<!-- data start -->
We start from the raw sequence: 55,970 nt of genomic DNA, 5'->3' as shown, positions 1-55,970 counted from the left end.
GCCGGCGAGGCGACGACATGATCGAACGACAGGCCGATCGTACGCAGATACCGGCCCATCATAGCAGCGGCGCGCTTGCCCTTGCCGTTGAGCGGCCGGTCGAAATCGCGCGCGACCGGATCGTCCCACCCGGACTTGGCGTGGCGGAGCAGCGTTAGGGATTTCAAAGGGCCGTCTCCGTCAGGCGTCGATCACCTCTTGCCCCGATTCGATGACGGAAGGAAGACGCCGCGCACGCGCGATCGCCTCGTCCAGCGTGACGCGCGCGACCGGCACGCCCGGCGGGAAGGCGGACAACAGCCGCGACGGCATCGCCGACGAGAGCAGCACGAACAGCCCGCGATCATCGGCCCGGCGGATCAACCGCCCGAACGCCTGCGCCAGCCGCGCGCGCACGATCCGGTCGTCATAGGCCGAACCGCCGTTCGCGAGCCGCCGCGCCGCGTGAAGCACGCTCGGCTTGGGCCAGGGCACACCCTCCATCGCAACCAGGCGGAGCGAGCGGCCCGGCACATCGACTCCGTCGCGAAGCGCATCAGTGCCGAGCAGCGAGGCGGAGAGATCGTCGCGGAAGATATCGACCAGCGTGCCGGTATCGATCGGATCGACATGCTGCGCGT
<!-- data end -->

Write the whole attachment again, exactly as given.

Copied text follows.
We start from the raw sequence: 55,970 nt of genomic DNA, 5'->3' as shown, positions 1-55,970 counted from the left end.
GCCGGCGAGGCGACGACATGATCGAACGACAGGCCGATCGTACGCAGATACCGGCCCATCATAGCAGCGGCGCGCTTGCCCTTGCCGTTGAGCGGCCGGTCGAAATCGCGCGCGACCGGATCGTCCCACCCGGACTTGGCGTGGCGGAGCAGCGTTAGGGATTTCAAAGGGCCGTCTCCGTCAGGCGTCGATCACCTCTTGCCCCGATTCGATGACGGAAGGAAGACGCCGCGCACGCGCGATCGCCTCGTCCAGCGTGACGCGCGCGACCGGCACGCCCGGCGGGAAGGCGGACAACAGCCGCGACGGCATCGCCGACGAGAGCAGCACGAACAGCCCGCGATCATCGGCCCGGCGGATCAACCGCCCGAACGCCTGCGCCAGCCGCGCGCGCACGATCCGGTCGTCATAGGCCGAACCGCCGTTCGCGAGCCGCCGCGCCGCGTGAAGCACGCTCGGCTTGGGCCAGGGCACACCCTCCATCGCAACCAGGCGGAGCGAGCGGCCCGGCACATCGACTCCGTCGCGAAGCGCATCAGTGCCGAGCAGCGAGGCGGAGAGATCGTCGCGGAAGATATCGACCAGCGTGCCGGTATCGATCGGATCGACATGCTGCGCGT